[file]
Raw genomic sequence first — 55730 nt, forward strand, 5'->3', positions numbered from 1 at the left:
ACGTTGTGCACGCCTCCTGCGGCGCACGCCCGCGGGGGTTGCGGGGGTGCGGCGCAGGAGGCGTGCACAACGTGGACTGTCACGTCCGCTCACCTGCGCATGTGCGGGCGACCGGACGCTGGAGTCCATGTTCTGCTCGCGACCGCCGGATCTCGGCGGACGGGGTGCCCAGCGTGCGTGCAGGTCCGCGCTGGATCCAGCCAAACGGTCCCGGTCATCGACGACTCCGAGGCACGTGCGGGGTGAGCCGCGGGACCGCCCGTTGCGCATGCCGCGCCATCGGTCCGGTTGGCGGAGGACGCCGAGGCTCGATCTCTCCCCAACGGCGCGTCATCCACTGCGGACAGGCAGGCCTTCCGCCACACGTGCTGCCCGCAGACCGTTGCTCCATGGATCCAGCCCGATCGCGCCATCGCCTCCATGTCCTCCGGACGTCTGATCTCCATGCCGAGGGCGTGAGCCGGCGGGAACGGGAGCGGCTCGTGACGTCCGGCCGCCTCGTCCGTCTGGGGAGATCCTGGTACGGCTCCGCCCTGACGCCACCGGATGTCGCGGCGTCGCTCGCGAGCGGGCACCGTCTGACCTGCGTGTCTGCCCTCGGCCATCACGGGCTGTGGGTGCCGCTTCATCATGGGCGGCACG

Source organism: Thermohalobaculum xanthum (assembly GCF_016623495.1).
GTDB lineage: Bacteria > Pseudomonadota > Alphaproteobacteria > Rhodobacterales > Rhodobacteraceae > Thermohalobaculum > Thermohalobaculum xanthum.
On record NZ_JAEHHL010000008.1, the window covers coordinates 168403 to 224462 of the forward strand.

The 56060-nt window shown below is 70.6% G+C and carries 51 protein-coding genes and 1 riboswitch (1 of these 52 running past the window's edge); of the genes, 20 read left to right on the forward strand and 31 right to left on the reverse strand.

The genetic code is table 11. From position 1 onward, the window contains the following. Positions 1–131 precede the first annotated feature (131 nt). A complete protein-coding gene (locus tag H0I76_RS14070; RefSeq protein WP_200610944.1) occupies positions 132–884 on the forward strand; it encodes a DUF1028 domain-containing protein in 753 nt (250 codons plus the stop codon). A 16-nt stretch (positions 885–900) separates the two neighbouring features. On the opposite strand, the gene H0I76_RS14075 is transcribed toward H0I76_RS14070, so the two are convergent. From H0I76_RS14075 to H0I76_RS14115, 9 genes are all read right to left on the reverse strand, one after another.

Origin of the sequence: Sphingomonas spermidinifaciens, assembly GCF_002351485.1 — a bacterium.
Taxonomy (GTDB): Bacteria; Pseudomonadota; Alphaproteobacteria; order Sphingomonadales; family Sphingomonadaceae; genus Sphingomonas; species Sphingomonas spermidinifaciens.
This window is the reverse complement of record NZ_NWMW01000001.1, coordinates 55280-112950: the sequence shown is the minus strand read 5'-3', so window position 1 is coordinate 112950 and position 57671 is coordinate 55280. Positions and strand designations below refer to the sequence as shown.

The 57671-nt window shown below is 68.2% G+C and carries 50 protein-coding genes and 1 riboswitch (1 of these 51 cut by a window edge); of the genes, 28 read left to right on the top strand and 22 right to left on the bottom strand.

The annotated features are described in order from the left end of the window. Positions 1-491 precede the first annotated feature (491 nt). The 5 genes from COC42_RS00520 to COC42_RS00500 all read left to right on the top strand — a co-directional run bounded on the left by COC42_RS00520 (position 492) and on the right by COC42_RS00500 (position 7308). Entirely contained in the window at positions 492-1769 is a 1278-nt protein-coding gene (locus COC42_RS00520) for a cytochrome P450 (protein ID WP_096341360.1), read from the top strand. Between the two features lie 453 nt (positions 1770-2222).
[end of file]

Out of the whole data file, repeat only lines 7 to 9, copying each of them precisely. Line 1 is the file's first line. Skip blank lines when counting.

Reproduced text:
The genetic code is table 11. From position 1 onward, the window contains the following. Positions 1–131 precede the first annotated feature (131 nt). A complete protein-coding gene (locus tag H0I76_RS14070; RefSeq protein WP_200610944.1) occupies positions 132–884 on the forward strand; it encodes a DUF1028 domain-containing protein in 753 nt (250 codons plus the stop codon). A 16-nt stretch (positions 885–900) separates the two neighbouring features. On the opposite strand, the gene H0I76_RS14075 is transcribed toward H0I76_RS14070, so the two are convergent. From H0I76_RS14075 to H0I76_RS14115, 9 genes are all read right to left on the reverse strand, one after another.

Origin of the sequence: Sphingomonas spermidinifaciens, assembly GCF_002351485.1 — a bacterium.
Taxonomy (GTDB): Bacteria; Pseudomonadota; Alphaproteobacteria; order Sphingomonadales; family Sphingomonadaceae; genus Sphingomonas; species Sphingomonas spermidinifaciens.